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Cognitive Networks: Towards Self-Aware Networks by Qusay H. Mahmoud

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6.4. A Taxonomy of Cross-Layer Design Proposals

In the previous section, we took a quick look at the broad motivations for the different cross-layer design ideas in the literature. Having seen why the presence of wireless links motivates designers to violate layered architectures, we now turn our attention to how the layered architectures are violated in the different cross-layer design proposals.

Based on the published research literature, we find that the layered architectures have been violated in the following basic ways:

  1. Creation of new interfaces (Figure 6.1(a), (b), (c)).

  2. Merging of adjacent layers (Figure 6.1(d)).

  3. Design coupling without new interfaces (Figure 6.1(e)).

  4. Vertical calibration across layers (Figure 6.1(f)).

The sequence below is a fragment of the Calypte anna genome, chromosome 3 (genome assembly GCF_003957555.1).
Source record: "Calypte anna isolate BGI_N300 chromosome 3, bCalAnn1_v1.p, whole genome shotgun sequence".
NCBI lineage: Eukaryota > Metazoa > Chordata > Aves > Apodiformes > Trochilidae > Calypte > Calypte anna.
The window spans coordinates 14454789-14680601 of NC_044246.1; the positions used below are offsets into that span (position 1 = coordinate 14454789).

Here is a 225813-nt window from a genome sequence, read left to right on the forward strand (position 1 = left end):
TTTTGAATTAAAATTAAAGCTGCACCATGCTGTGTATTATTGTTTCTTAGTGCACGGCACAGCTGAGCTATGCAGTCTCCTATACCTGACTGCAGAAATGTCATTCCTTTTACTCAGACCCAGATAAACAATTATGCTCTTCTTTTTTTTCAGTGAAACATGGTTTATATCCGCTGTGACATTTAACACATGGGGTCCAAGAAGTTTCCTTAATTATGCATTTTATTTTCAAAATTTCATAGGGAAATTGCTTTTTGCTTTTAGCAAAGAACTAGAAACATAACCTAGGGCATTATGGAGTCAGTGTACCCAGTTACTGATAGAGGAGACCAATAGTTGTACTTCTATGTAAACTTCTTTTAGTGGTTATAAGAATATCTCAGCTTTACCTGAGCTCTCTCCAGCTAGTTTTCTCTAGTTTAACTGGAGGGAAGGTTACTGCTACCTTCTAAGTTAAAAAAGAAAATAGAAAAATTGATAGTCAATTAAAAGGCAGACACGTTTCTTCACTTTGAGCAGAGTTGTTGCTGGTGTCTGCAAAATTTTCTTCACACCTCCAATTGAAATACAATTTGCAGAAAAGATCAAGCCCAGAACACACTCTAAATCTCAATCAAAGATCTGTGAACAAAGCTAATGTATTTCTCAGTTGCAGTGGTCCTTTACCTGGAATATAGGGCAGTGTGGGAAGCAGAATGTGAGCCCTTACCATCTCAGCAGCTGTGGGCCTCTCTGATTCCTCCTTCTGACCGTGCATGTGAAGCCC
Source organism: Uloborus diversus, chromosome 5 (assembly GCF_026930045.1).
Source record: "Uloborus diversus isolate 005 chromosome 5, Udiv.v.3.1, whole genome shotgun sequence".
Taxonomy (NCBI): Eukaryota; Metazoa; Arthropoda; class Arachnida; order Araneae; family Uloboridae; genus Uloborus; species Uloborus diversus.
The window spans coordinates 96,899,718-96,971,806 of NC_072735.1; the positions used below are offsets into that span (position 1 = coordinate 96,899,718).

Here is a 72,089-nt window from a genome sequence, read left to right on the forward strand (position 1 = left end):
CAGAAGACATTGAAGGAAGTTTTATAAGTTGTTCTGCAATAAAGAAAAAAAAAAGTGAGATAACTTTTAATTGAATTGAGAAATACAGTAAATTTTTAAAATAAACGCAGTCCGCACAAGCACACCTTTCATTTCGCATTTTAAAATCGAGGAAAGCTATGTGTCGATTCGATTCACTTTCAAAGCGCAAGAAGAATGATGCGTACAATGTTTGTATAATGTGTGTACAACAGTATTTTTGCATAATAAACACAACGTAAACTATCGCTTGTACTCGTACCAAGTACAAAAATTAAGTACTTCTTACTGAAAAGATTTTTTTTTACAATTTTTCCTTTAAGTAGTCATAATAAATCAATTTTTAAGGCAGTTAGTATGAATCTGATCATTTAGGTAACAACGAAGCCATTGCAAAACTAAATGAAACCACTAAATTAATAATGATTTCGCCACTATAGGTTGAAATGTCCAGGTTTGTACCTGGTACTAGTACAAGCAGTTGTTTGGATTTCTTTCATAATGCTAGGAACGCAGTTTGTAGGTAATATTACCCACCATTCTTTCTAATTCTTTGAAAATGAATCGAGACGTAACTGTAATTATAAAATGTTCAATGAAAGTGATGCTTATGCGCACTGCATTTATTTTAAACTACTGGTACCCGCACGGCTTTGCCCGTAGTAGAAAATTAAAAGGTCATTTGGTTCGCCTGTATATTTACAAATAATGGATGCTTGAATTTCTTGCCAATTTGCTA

We shall now discuss the aforementioned four categories in more detail and point out some relevant examples for the different categories. A few points are worth mentioning here. First, the examples that we point out are meant to be representative and not exhaustive. Secondly, the architectural violations that we identify can be combined to yield more complex cross-layer designs. Finally, the reference layered architecture we assume is a five-layer hybrid reference model that we discussed in Section 6.3.

Figure 6.1. Illustrating the different kinds of cross-layer design proposals. The rectangular boxes represent the protocol layers

6.4.1. Creation of New ...

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